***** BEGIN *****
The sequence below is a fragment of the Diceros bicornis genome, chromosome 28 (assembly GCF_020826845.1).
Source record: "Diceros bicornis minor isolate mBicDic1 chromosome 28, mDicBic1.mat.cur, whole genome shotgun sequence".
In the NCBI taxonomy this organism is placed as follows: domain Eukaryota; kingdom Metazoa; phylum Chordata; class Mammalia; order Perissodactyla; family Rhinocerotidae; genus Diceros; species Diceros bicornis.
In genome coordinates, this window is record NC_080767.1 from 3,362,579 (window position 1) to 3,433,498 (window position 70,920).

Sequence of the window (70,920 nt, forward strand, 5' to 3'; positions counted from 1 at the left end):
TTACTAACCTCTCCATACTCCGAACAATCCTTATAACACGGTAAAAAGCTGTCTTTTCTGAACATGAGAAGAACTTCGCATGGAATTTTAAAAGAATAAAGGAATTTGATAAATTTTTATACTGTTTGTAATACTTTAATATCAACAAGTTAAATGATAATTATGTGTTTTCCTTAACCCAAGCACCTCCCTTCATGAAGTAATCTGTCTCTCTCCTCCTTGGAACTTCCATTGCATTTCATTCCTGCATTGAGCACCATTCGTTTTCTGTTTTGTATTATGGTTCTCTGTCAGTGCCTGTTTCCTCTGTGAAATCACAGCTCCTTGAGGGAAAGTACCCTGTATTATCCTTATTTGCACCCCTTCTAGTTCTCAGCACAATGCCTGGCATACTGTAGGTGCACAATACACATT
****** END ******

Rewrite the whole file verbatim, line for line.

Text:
The sequence below is a fragment of the Diceros bicornis genome, chromosome 28 (assembly GCF_020826845.1).
Source record: "Diceros bicornis minor isolate mBicDic1 chromosome 28, mDicBic1.mat.cur, whole genome shotgun sequence".
In the NCBI taxonomy this organism is placed as follows: domain Eukaryota; kingdom Metazoa; phylum Chordata; class Mammalia; order Perissodactyla; family Rhinocerotidae; genus Diceros; species Diceros bicornis.
In genome coordinates, this window is record NC_080767.1 from 3,362,579 (window position 1) to 3,433,498 (window position 70,920).

Sequence of the window (70,920 nt, forward strand, 5' to 3'; positions counted from 1 at the left end):
TTACTAACCTCTCCATACTCCGAACAATCCTTATAACACGGTAAAAAGCTGTCTTTTCTGAACATGAGAAGAACTTCGCATGGAATTTTAAAAGAATAAAGGAATTTGATAAATTTTTATACTGTTTGTAATACTTTAATATCAACAAGTTAAATGATAATTATGTGTTTTCCTTAACCCAAGCACCTCCCTTCATGAAGTAATCTGTCTCTCTCCTCCTTGGAACTTCCATTGCATTTCATTCCTGCATTGAGCACCATTCGTTTTCTGTTTTGTATTATGGTTCTCTGTCAGTGCCTGTTTCCTCTGTGAAATCACAGCTCCTTGAGGGAAAGTACCCTGTATTATCCTTATTTGCACCCCTTCTAGTTCTCAGCACAATGCCTGGCATACTGTAGGTGCACAATACACATT